30 November 2012

The Belfast office market has received a welcome boost in recent months following the letting of prime office accommodation within two of Belfast’s landmark buildings, The Boat and The North Tower Building in Clarendon Dock Business Park.  Companies either expanding their business operations locally or entering the Northern Irish market for the first time have acquired circa 20,000 sq ft of office space cumulatively. Iconic building and winner of the prestigious LEAF architectural award 2011 Mixed Use Building of the Year, The Boat, welcomes two new occupants, the British Council, which is re-locating from premises elsewhere in the city centre and Pharmalink Consulting.  Pharmalink Consulting is the world’s largest independent Regulatory Affairs specialists in pharmaceuticals and associated healthcare products with offices in the USA, India and mainland Britain.  Moving into The Boat marks the company’s first foray into the Irish market.  Meanwhile, leading accountancy firm, Grant Thornton, continues to expand its Belfast operations by taking an additional 4,000 sq ft of space within North Tower at Clarendon Dock Business Park. The company already occupies offices at Clarendon Dock and earlier this year acquired new premises in Belfast city centre due to increased levels of business activity.  

It is extremely encouraging to see companies that are either expanding or entering the Northern Ireland market for the first time and it is clear that Grade A offices are experiencing growing demand within the market.  In fact, we are aware of up to 80,000 sq ft of office requirements in existence, however, the truth is that once the current supply of office stock has been exhausted, there will be virtually no replacement stock available as office development within Belfast city centre has all but ceased.

Furthermore, and extremely pertinent at this moment, should adjustments be made to corporation tax which would drive demand further in our office  sector, it is unlikely that sufficient office accommodation could be provided due to lack of development funding and  timescales involved in bringing forward development sites in terms of securing planning consents and subsequent build-out programmes.  Unless these issues are addressed, any improvement in the corporation tax position within the province will fail to make a significant impact on this sector meaning that valuable inward investment opportunities will be lost to other locations beyond Northern Ireland.  The frustrating fact is that suitable sites are available within the city-centre office core, but it is clear in the current economic environment that there is little likelihood of these being developed in the near future.  Regardless of whether or not there is a positive decision regarding corporation tax, action is required in order to stimulate further office development and to this end, Invest NI and our devolved government could assist with funding provision or similar market stimulus.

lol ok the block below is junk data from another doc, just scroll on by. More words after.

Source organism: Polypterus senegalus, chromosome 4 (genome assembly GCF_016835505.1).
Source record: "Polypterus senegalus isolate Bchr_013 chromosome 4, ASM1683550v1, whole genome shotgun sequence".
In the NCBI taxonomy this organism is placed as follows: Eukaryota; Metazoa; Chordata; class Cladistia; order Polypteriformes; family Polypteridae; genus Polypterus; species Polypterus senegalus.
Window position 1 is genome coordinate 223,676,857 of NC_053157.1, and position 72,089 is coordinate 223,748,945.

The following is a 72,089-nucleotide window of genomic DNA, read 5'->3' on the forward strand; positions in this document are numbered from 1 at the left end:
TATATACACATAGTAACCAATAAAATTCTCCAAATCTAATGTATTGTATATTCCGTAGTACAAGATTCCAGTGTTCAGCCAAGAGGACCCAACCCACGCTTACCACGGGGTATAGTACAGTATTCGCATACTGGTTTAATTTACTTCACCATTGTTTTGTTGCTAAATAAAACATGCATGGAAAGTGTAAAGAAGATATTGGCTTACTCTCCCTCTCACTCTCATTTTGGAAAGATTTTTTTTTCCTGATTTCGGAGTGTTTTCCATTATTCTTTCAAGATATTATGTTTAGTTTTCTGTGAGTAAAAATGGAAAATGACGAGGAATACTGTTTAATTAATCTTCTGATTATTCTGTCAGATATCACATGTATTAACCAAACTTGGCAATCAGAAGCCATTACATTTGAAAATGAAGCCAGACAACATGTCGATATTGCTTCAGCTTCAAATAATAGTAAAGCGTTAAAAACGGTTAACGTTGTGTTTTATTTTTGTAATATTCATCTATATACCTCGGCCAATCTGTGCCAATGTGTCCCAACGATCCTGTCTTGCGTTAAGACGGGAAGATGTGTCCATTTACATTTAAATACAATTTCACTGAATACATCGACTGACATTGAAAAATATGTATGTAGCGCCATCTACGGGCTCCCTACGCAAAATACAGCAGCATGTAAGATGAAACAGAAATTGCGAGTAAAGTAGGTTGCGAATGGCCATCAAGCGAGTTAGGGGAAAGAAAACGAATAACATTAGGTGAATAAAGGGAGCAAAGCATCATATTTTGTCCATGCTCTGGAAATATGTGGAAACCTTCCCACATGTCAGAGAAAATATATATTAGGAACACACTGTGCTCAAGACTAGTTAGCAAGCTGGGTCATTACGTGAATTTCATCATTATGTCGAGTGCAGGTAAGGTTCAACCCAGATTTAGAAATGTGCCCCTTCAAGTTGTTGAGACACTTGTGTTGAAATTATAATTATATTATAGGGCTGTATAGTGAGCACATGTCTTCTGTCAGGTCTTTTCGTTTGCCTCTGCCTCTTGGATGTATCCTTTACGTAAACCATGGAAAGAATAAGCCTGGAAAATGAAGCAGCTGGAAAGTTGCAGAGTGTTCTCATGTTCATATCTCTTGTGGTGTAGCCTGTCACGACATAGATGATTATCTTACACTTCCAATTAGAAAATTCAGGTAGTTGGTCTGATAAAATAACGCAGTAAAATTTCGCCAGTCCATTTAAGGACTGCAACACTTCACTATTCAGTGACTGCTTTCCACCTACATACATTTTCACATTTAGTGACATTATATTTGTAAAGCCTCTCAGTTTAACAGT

Naturally, the lowering of corporation tax would be a major coup for Northern Ireland, certainly as far as the office sector is concerned.  Even without progress on that front, stimulus is crucial in order to ensure that new office accommodation continues to be available on a relatively short lead-in to satisfy both the needs of potential inward investors and to support the growth of indigenous businesses.  Without some form of support, the market will stagnate and inward investment opportunities along with a much-needed boost to our construction sector will naturally divert to other countries and regions where such accommodation can be provided more readily.

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